These days, having hair isn’t important being a musician, you can go chrome dome and let it shine. But back in the eighties, especially if you were in a metal or a new wave band, hair was crucial, and many musicians tried to fight hair loss with everything they had.
When I was writing my book about metal, Bang Your Head, hair loss was actually a very sensitive subject, and many people in the hair band world were in bald denial.
For example, Bret Michaels was famous for being in chrome dome denial, although the bandana and the cowboy hat are always dead give-aways, and hair loss stories were some of the hardest anecdotes to get for the book.
As I wrote in Bang, if you worked for David Lee Roth, mentioning his hair loss or Van Halen around him was a big no-no, and when Roth and Sammy Hagar toured together, they almost got into a brawl backstage after Hagar made fun of Roth’s lack of follicles in Page Six.
According to Knac.com, a GNR tour was reportedly cancelled over a botched Axl hair transplant, and one ’80’s band whose lead singer was notorious for sporting a rug would cancel shows if his hair piece didn’t look right, causing his bandmates to joke, “No wig, no gig.”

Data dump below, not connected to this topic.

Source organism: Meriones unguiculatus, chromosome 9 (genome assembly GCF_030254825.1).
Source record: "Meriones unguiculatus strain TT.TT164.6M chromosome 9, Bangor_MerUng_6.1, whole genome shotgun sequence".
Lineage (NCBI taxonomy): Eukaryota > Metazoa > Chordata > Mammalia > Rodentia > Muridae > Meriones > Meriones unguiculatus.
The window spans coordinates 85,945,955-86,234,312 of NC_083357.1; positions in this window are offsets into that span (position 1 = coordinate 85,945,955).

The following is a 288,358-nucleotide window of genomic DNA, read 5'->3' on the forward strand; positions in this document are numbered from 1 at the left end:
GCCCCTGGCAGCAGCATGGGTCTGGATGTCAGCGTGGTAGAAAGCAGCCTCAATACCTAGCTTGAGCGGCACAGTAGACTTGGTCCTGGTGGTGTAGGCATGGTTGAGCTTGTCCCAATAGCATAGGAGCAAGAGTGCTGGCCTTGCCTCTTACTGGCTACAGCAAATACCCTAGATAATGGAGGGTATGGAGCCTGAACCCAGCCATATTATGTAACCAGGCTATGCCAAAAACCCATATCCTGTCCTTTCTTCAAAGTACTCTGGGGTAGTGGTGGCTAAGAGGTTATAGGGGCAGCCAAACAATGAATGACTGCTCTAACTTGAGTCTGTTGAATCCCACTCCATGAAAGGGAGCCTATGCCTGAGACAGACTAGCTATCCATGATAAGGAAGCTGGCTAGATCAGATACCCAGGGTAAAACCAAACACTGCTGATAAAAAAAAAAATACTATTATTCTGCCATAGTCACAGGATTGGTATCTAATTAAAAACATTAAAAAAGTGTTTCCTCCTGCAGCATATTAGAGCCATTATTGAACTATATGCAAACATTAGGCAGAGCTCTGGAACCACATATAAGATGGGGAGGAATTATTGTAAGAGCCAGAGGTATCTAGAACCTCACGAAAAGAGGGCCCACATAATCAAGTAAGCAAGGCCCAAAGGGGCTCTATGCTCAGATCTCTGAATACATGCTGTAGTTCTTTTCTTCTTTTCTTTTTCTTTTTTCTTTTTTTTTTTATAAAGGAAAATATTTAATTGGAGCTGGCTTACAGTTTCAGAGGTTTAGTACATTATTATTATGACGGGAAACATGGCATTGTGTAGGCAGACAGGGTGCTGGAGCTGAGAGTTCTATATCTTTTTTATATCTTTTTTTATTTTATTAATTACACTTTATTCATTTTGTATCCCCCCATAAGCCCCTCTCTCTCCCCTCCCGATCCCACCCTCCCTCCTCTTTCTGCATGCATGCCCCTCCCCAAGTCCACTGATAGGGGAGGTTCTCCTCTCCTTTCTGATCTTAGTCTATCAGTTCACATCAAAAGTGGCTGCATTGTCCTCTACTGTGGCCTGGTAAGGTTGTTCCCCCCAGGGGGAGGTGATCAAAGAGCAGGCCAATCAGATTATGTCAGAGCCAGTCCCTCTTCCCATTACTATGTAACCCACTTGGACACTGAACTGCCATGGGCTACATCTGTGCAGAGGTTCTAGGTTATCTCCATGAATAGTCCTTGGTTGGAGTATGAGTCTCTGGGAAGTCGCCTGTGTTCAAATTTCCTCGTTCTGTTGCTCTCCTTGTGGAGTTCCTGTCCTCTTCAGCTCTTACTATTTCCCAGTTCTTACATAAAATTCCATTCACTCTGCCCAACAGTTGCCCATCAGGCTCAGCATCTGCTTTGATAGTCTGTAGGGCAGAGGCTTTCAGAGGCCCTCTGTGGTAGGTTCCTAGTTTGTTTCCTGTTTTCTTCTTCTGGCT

The new book, I Want My MTV, also includes a number of hair bands without hair stories, such as Mick Kleber, who was head of the video department at Capitol recalling that the label “spent an insane amount of money on extensions and hair plugs. For Great White alone.” Former Great White and GNR manager Alan Niven also mentioned that Great White singer Jack Russell “used to hide his stash under his weave, by the way, which took me a little time to figure out.”
Another source mentioned that Don Dokken “had hair issues. His hair was long and stringy, with a big ball of sunshine on top.” And while shooting Motley Crue’s Girls, Girls, Girls video, the crew had to figure out how to keep guitarist Mick Mars’s wig from flying off as the band cruised down the street on motorcycles.
I always thought these stories were hilarious, there’s plenty more where these came from, and I think Vicky Hamilton, who managed Guns N Roses in the club days and also handled Faster Pussycat, put it best when she told me, “Let’s put it this way, the guys with the biggest egos lost their hair first.”